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Understanding Ruby Methods & Writing Your Own

What is a Ruby method?

A method is made of lines of Ruby code grouped together with one specific goal.

The goal can be to:

  • GET information
  • CHANGE or CREATE objects
     

Example 1:

The size method on an Array object gives you a count of elements (information).

Example 2:

The pop method removes the last element from the array (change).

When you understand the relationship between objects, classes & methods everything starts to make sense.

relationship between objects, classes and methods

Let’s keep learning!

How to Define Methods

Ruby has many powerful built-in methods you can use, but you can also create your own.

How?

You can define your own Ruby method using the def keyword.

Here’s the syntax:

def gimme_bacon
  puts "Bacon plz."
end

What’s going on here?

  1. def is part of Ruby’s syntax, it says that we want to define a method
  2. gimme_bacon is the name of the method
  3. puts "Bacon plz." is the body of the method
  4. end marks the end of the method definition

Defining a method only tells Ruby that you want to create it.

If you want to use it then you need to call the method.

How to Call Methods in Ruby

In Ruby, when we use a method, we say that we’re calling it.

You’ll often hear “method call”, or if you’re working with someone who’s an Object-Oriented purist, you may hear that “you’re sending a message”.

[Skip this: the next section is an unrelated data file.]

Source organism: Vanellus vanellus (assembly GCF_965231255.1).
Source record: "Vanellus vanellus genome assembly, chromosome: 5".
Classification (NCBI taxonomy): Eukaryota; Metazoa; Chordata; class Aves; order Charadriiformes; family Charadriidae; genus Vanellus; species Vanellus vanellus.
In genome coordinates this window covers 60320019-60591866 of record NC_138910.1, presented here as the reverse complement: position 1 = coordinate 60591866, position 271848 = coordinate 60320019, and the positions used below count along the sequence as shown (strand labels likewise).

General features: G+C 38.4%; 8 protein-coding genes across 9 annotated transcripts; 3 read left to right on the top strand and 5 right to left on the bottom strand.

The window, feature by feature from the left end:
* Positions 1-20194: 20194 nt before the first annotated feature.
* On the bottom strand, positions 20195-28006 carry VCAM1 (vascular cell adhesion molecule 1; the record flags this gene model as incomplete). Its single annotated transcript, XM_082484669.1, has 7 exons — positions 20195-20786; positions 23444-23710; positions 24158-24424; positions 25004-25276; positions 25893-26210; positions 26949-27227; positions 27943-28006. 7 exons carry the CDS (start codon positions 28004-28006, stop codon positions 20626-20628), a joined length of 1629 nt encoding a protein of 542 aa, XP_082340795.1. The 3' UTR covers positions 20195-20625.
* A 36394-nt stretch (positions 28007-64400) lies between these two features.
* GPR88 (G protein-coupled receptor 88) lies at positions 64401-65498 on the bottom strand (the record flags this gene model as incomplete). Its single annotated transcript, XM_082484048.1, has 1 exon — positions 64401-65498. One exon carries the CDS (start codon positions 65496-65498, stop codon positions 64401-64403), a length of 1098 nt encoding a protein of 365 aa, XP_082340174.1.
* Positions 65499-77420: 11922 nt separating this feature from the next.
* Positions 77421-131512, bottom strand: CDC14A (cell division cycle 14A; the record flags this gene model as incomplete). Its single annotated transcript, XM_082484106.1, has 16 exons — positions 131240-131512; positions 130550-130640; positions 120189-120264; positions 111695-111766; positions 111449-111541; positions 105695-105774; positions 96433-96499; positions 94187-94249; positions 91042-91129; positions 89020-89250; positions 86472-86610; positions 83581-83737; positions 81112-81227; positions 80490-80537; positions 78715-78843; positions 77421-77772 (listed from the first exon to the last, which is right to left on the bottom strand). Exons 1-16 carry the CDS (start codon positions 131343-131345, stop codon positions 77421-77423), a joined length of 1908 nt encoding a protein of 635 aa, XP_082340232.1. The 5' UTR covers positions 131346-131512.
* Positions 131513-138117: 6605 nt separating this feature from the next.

Either way…

Let’s see an example of using a method.

Here you go:

gimme_bacon

This prints:

"Bacon plz."

You can call methods on objects.

For example:

n = [1,2,3]

n.size
# 3

This n.size is calling the method size on the object n, which happens to be an Array.

The result?

We get the array’s size.

What methods are available?

That depends on the class of the object you’re calling the method on.

An array is going to have different methods than a hash.

You can check the Ruby documentation to find a list of methods for a given class.

Returning Values From Methods

One key concept in Ruby is that ALL methods return a value.

Let me explain!

As a result of calling a method, you get something back.

This “something” that you get comes from the last expression in your method definition.

Here’s what I mean:

def number_one
  1
end

number_one
# 1

Another example:

def add(x,y)
  x + y
end

add(5, 6)
# 11

We call this “implicit return”, just a fancy name for “automatically return the last thing”.

In addition:

You can tell Ruby to return something with a keyword.

def two
  return 2
end

# 2

Notice that your method stops running when you use return.

You use this is for an early return in your code, or to exit a loop.

Why is There a Question Mark in My Method Name?

You may find some strange Ruby methods.

With names like:

  • empty?
  • sort!
  • title=

ALL of these are valid method names.

What does the question mark, the exclamation mark, or the equals sign mean?

They are conventions in the Ruby community.

Explanation:

  • A question mark method, also known as a predicate method, is supposed to return either true or false
  • An exclamation mark method says that it will do something different than the non-exclamation mark version. Usually, this is associated with changing the object itself in some way (adding / deleting elements)
  • The equals sign method means assignment. It’s used to assign a value to an instance variable

None of these conventions are enforced by the language.

But…

If you follow them, you’ll be able to write more Ruby-like code!

Summary

You’ve learned about the power of Ruby methods, how to define them, use them & how to follow proper conventions.

Now it’s your turn to put this into practice 🙂

Thanks for reading!

Leave a Comment:

2 comments
Kingdavid says last week

clear explanation! thanks man

Reply
    Jesus Castello says last week

    Thank for reading 🙂

    Reply
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